Saudi Arabia has become the drug capital of the Middle East and is struggling to crack down on regional and international trafficking of a highly addictive substance popular with the Kingdom’s young people, the Foreign Policy reported this week.
Under the title, “Saudi Arabia Is the Middle East’s Drug Capital”, Anchal Vohra wrote that multi-billion-dollar market in Captagon pills is fueled by the growing demand in Saudi Arabia, noting that this has become a serious domestic concern and a major bone of contention with its neighbors.
Captagon is said to be the new craze in the wealthiest Arab nations. Trafficking of the drug is a major source of tension in Riyadh, as revealed by FP.
According to the UN Office on Drugs and Crime (UNODC], between 2015 and 2019 more than half of all Captagon pills seized in the Middle East were in Saudi Arabia.
The drug of choice for Saudi youth became popular in the region at the height of the Syrian crisis when fighters took the pills to get them through long battles, according to the magazine.
“As time went by and the US imposed sanctions on Syrian President Bashar Al-Assad and his coterie, it fueled a drug trade and created its own shadow economy.”
“Riyadh has been in a seemingly unwinnable battle to stop the illicit trade. There were three major drug busts in quick succession over the past month, but the crackdown is likely to prove futile unless it targets the source, which is why drug trafficking has become a geo-political matter. The Saudis have insinuated that Lebanon’s Hezbollah is behind the production and transportation of cannabis and Captagon which find their way into the Kingdom.”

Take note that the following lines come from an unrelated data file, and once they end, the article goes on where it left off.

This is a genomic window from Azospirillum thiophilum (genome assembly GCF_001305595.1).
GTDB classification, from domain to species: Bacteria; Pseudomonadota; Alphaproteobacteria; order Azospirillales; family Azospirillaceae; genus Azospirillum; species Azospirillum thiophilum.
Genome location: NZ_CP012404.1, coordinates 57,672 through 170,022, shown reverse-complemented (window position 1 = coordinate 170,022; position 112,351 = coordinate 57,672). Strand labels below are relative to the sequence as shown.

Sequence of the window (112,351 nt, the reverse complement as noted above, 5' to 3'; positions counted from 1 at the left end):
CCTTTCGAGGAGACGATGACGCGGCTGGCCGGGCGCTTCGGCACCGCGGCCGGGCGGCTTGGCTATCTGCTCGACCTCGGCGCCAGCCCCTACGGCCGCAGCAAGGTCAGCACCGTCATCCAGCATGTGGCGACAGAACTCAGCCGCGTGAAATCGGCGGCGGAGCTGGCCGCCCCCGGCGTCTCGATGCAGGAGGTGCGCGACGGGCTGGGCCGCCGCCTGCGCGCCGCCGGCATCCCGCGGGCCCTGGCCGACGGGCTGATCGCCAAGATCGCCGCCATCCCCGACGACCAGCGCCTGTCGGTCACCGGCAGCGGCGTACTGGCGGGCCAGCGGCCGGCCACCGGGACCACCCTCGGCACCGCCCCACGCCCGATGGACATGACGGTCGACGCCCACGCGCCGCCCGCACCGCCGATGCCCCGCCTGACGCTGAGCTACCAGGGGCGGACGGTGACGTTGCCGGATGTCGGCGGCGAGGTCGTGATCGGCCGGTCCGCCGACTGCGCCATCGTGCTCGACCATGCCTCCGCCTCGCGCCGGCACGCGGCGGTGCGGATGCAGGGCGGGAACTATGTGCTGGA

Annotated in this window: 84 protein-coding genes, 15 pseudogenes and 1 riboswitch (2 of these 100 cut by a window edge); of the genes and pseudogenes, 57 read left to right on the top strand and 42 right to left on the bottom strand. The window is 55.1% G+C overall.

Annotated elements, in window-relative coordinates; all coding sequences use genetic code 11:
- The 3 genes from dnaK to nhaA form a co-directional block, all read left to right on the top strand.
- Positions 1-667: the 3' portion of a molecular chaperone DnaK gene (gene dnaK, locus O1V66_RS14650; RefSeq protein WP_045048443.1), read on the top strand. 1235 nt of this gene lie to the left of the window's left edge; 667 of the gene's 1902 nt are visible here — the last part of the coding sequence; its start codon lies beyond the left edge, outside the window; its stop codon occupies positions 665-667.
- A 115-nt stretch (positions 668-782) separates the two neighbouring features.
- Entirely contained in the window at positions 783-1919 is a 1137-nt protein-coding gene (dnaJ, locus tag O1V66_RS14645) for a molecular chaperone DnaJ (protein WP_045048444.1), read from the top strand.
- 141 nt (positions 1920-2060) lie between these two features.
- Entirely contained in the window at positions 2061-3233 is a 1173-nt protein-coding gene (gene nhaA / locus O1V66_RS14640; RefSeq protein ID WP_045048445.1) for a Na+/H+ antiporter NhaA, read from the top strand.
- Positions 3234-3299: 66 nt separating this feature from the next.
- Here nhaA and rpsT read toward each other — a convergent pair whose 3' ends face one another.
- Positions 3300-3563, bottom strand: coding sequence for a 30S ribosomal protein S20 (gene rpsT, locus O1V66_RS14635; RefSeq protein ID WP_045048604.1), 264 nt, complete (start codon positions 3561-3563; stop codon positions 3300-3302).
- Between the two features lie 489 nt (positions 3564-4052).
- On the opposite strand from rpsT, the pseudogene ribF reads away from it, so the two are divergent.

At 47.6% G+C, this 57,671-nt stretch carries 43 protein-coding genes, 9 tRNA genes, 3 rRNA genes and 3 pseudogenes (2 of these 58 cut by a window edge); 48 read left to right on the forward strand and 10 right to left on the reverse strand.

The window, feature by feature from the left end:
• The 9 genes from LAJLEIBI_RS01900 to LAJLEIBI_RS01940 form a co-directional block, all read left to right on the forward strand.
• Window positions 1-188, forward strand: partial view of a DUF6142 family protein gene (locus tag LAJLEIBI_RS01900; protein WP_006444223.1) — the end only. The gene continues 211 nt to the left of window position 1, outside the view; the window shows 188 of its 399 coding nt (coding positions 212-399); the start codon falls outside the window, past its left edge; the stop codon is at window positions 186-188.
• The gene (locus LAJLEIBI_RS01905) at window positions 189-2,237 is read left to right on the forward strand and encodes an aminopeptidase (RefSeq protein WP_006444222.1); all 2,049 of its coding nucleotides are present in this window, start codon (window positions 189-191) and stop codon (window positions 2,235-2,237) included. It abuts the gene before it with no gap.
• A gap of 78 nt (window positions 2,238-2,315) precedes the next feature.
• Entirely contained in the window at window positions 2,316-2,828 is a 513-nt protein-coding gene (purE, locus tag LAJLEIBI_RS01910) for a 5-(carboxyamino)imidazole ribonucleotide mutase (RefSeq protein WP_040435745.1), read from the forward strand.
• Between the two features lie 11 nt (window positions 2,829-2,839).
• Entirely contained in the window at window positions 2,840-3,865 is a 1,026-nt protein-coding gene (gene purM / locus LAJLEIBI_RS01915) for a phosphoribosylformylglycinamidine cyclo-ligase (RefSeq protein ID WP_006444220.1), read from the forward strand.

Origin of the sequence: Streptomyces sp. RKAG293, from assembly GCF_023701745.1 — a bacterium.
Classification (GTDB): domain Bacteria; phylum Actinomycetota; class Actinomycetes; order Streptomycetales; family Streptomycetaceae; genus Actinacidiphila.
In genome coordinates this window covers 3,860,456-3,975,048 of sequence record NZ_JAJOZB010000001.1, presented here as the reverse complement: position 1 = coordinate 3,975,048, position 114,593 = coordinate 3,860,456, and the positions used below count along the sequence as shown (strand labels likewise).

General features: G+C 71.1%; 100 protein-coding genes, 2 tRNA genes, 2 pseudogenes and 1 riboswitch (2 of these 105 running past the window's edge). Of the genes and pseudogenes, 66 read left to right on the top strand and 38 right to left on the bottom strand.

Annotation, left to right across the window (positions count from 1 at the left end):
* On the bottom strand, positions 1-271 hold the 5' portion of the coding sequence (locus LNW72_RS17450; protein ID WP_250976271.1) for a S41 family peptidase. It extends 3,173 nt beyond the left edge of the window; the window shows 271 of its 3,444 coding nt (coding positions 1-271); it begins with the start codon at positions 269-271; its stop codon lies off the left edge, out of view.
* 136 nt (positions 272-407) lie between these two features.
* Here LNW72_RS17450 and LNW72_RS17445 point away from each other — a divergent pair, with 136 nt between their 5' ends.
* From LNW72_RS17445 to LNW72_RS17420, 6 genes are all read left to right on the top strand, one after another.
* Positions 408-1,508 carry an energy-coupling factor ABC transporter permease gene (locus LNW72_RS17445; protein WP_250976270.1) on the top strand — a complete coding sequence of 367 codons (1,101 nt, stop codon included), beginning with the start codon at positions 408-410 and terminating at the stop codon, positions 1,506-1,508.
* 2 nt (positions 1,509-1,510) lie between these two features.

FP claimed, meanwhile, that the tiny pills, which are easy to make, are being mass-produced in Syria and Lebanon, adding that Riyadh is demanding that the two countries do more to stop the trade.
It pointed to what it has called ‘diplomatic pressure’ by Riyadh to contain the problem on the supply side. However, the FP added that the Kingdom faces an equally challenging hurdle on the demand side.
“It’s claimed that the Saudi lifestyle and social restrictions are the leading cause of drug use in the Kingdom, which is one reason why some commentators believe that Saudi Crown Prince Mohammed Bin Salman is opening up the country to western entertainment and music.”
Source: Foreign Policy (edited by Al-Manar English Website)